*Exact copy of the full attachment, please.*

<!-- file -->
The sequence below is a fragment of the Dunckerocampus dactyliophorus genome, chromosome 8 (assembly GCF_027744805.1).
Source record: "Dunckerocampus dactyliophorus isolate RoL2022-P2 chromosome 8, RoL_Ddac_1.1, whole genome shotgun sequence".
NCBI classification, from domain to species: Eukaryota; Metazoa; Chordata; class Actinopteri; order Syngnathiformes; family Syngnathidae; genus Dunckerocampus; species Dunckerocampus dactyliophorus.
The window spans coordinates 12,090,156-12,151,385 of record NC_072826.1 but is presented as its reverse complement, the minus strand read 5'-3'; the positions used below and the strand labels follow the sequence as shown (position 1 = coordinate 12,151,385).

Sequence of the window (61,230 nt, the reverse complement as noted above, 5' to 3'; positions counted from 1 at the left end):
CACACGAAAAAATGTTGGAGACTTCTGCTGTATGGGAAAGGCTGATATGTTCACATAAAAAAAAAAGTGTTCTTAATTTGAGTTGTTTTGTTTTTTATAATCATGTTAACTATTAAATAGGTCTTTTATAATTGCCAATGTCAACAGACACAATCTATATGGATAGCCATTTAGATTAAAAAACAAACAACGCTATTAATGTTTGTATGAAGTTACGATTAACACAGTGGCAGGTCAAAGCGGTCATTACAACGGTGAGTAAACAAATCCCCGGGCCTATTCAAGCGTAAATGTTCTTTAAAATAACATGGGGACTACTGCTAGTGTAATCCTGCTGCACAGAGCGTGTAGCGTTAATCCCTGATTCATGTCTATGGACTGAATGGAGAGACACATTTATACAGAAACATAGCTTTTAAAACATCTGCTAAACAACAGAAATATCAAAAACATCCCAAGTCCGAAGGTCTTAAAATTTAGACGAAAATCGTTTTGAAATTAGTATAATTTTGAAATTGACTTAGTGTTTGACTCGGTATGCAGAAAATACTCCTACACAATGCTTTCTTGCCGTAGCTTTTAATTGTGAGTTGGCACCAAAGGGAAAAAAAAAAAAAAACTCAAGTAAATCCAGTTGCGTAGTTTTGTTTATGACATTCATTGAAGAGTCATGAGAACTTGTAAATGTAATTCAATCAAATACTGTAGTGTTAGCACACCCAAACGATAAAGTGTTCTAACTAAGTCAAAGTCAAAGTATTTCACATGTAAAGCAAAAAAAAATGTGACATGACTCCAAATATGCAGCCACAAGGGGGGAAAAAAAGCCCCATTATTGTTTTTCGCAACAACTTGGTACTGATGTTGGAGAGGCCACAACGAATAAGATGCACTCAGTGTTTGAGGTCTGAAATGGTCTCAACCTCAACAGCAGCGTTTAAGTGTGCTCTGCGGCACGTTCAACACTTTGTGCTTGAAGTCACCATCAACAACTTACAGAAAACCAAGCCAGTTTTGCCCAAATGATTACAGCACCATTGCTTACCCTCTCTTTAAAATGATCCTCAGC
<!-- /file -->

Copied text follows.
The sequence below is a fragment of the Dunckerocampus dactyliophorus genome, chromosome 8 (assembly GCF_027744805.1).
Source record: "Dunckerocampus dactyliophorus isolate RoL2022-P2 chromosome 8, RoL_Ddac_1.1, whole genome shotgun sequence".
NCBI classification, from domain to species: Eukaryota; Metazoa; Chordata; class Actinopteri; order Syngnathiformes; family Syngnathidae; genus Dunckerocampus; species Dunckerocampus dactyliophorus.
The window spans coordinates 12,090,156-12,151,385 of record NC_072826.1 but is presented as its reverse complement, the minus strand read 5'-3'; the positions used below and the strand labels follow the sequence as shown (position 1 = coordinate 12,151,385).

Sequence of the window (61,230 nt, the reverse complement as noted above, 5' to 3'; positions counted from 1 at the left end):
CACACGAAAAAATGTTGGAGACTTCTGCTGTATGGGAAAGGCTGATATGTTCACATAAAAAAAAAAGTGTTCTTAATTTGAGTTGTTTTGTTTTTTATAATCATGTTAACTATTAAATAGGTCTTTTATAATTGCCAATGTCAACAGACACAATCTATATGGATAGCCATTTAGATTAAAAAACAAACAACGCTATTAATGTTTGTATGAAGTTACGATTAACACAGTGGCAGGTCAAAGCGGTCATTACAACGGTGAGTAAACAAATCCCCGGGCCTATTCAAGCGTAAATGTTCTTTAAAATAACATGGGGACTACTGCTAGTGTAATCCTGCTGCACAGAGCGTGTAGCGTTAATCCCTGATTCATGTCTATGGACTGAATGGAGAGACACATTTATACAGAAACATAGCTTTTAAAACATCTGCTAAACAACAGAAATATCAAAAACATCCCAAGTCCGAAGGTCTTAAAATTTAGACGAAAATCGTTTTGAAATTAGTATAATTTTGAAATTGACTTAGTGTTTGACTCGGTATGCAGAAAATACTCCTACACAATGCTTTCTTGCCGTAGCTTTTAATTGTGAGTTGGCACCAAAGGGAAAAAAAAAAAAAAACTCAAGTAAATCCAGTTGCGTAGTTTTGTTTATGACATTCATTGAAGAGTCATGAGAACTTGTAAATGTAATTCAATCAAATACTGTAGTGTTAGCACACCCAAACGATAAAGTGTTCTAACTAAGTCAAAGTCAAAGTATTTCACATGTAAAGCAAAAAAAAATGTGACATGACTCCAAATATGCAGCCACAAGGGGGGAAAAAAAGCCCCATTATTGTTTTTCGCAACAACTTGGTACTGATGTTGGAGAGGCCACAACGAATAAGATGCACTCAGTGTTTGAGGTCTGAAATGGTCTCAACCTCAACAGCAGCGTTTAAGTGTGCTCTGCGGCACGTTCAACACTTTGTGCTTGAAGTCACCATCAACAACTTACAGAAAACCAAGCCAGTTTTGCCCAAATGATTACAGCACCATTGCTTACCCTCTCTTTAAAATGATCCTCAGC